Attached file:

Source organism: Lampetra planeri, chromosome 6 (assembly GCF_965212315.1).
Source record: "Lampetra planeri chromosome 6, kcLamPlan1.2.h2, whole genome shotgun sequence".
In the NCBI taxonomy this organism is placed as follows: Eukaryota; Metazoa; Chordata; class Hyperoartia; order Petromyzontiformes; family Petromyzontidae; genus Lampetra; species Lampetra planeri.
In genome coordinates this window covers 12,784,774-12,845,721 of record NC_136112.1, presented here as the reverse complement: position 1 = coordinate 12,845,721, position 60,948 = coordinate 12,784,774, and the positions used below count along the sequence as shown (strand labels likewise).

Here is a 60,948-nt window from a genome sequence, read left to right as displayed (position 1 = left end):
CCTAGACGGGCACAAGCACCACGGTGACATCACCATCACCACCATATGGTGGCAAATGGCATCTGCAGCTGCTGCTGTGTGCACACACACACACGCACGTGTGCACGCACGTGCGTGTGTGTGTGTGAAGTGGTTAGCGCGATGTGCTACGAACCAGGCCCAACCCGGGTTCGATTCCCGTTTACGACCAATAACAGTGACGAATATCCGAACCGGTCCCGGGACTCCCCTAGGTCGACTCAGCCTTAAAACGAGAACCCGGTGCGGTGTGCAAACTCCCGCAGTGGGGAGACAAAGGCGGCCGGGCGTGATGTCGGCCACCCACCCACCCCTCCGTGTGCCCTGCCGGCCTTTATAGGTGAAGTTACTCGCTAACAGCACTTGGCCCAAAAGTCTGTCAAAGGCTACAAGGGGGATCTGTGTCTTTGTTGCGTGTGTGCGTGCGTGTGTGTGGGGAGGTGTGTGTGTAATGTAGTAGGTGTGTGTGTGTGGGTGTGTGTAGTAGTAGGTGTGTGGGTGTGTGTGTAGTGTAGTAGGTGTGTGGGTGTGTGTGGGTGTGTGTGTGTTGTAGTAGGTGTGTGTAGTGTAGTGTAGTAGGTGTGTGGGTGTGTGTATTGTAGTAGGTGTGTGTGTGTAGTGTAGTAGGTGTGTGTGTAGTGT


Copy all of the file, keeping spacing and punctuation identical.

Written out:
Source organism: Lampetra planeri, chromosome 6 (assembly GCF_965212315.1).
Source record: "Lampetra planeri chromosome 6, kcLamPlan1.2.h2, whole genome shotgun sequence".
In the NCBI taxonomy this organism is placed as follows: Eukaryota; Metazoa; Chordata; class Hyperoartia; order Petromyzontiformes; family Petromyzontidae; genus Lampetra; species Lampetra planeri.
In genome coordinates this window covers 12,784,774-12,845,721 of record NC_136112.1, presented here as the reverse complement: position 1 = coordinate 12,845,721, position 60,948 = coordinate 12,784,774, and the positions used below count along the sequence as shown (strand labels likewise).

Here is a 60,948-nt window from a genome sequence, read left to right as displayed (position 1 = left end):
CCTAGACGGGCACAAGCACCACGGTGACATCACCATCACCACCATATGGTGGCAAATGGCATCTGCAGCTGCTGCTGTGTGCACACACACACACGCACGTGTGCACGCACGTGCGTGTGTGTGTGTGAAGTGGTTAGCGCGATGTGCTACGAACCAGGCCCAACCCGGGTTCGATTCCCGTTTACGACCAATAACAGTGACGAATATCCGAACCGGTCCCGGGACTCCCCTAGGTCGACTCAGCCTTAAAACGAGAACCCGGTGCGGTGTGCAAACTCCCGCAGTGGGGAGACAAAGGCGGCCGGGCGTGATGTCGGCCACCCACCCACCCCTCCGTGTGCCCTGCCGGCCTTTATAGGTGAAGTTACTCGCTAACAGCACTTGGCCCAAAAGTCTGTCAAAGGCTACAAGGGGGATCTGTGTCTTTGTTGCGTGTGTGCGTGCGTGTGTGTGGGGAGGTGTGTGTGTAATGTAGTAGGTGTGTGTGTGTGGGTGTGTGTAGTAGTAGGTGTGTGGGTGTGTGTGTAGTGTAGTAGGTGTGTGGGTGTGTGTGGGTGTGTGTGTGTTGTAGTAGGTGTGTGTAGTGTAGTGTAGTAGGTGTGTGGGTGTGTGTATTGTAGTAGGTGTGTGTGTGTAGTGTAGTAGGTGTGTGTGTAGTGT